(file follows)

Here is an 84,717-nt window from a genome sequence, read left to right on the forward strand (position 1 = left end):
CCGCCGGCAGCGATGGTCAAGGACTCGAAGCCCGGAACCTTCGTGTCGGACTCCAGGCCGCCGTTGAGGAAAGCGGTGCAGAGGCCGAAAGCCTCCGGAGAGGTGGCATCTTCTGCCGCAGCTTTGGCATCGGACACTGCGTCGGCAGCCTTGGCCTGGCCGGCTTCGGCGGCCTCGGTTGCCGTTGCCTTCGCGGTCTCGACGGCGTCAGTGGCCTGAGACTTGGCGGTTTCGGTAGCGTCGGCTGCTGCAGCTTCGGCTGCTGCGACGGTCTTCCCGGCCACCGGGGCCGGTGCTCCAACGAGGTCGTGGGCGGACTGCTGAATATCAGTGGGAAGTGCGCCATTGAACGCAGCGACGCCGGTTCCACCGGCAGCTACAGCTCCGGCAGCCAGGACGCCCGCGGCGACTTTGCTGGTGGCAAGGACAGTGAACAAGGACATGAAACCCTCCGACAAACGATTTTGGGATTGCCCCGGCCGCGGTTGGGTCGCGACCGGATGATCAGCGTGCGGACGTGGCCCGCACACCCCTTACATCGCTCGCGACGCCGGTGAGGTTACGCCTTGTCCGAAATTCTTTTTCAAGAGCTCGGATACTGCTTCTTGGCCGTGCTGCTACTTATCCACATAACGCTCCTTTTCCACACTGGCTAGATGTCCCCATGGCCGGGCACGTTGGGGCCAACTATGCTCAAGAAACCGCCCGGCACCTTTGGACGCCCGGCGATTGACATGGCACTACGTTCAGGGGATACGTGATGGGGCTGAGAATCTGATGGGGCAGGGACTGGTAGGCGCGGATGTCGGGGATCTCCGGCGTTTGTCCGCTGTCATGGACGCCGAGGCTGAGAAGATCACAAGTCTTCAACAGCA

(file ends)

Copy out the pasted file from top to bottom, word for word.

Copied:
Here is an 84,717-nt window from a genome sequence, read left to right on the forward strand (position 1 = left end):
CCGCCGGCAGCGATGGTCAAGGACTCGAAGCCCGGAACCTTCGTGTCGGACTCCAGGCCGCCGTTGAGGAAAGCGGTGCAGAGGCCGAAAGCCTCCGGAGAGGTGGCATCTTCTGCCGCAGCTTTGGCATCGGACACTGCGTCGGCAGCCTTGGCCTGGCCGGCTTCGGCGGCCTCGGTTGCCGTTGCCTTCGCGGTCTCGACGGCGTCAGTGGCCTGAGACTTGGCGGTTTCGGTAGCGTCGGCTGCTGCAGCTTCGGCTGCTGCGACGGTCTTCCCGGCCACCGGGGCCGGTGCTCCAACGAGGTCGTGGGCGGACTGCTGAATATCAGTGGGAAGTGCGCCATTGAACGCAGCGACGCCGGTTCCACCGGCAGCTACAGCTCCGGCAGCCAGGACGCCCGCGGCGACTTTGCTGGTGGCAAGGACAGTGAACAAGGACATGAAACCCTCCGACAAACGATTTTGGGATTGCCCCGGCCGCGGTTGGGTCGCGACCGGATGATCAGCGTGCGGACGTGGCCCGCACACCCCTTACATCGCTCGCGACGCCGGTGAGGTTACGCCTTGTCCGAAATTCTTTTTCAAGAGCTCGGATACTGCTTCTTGGCCGTGCTGCTACTTATCCACATAACGCTCCTTTTCCACACTGGCTAGATGTCCCCATGGCCGGGCACGTTGGGGCCAACTATGCTCAAGAAACCGCCCGGCACCTTTGGACGCCCGGCGATTGACATGGCACTACGTTCAGGGGATACGTGATGGGGCTGAGAATCTGATGGGGCAGGGACTGGTAGGCGCGGATGTCGGGGATCTCCGGCGTTTGTCCGCTGTCATGGACGCCGAGGCTGAGAAGATCACAAGTCTTCAACAGCA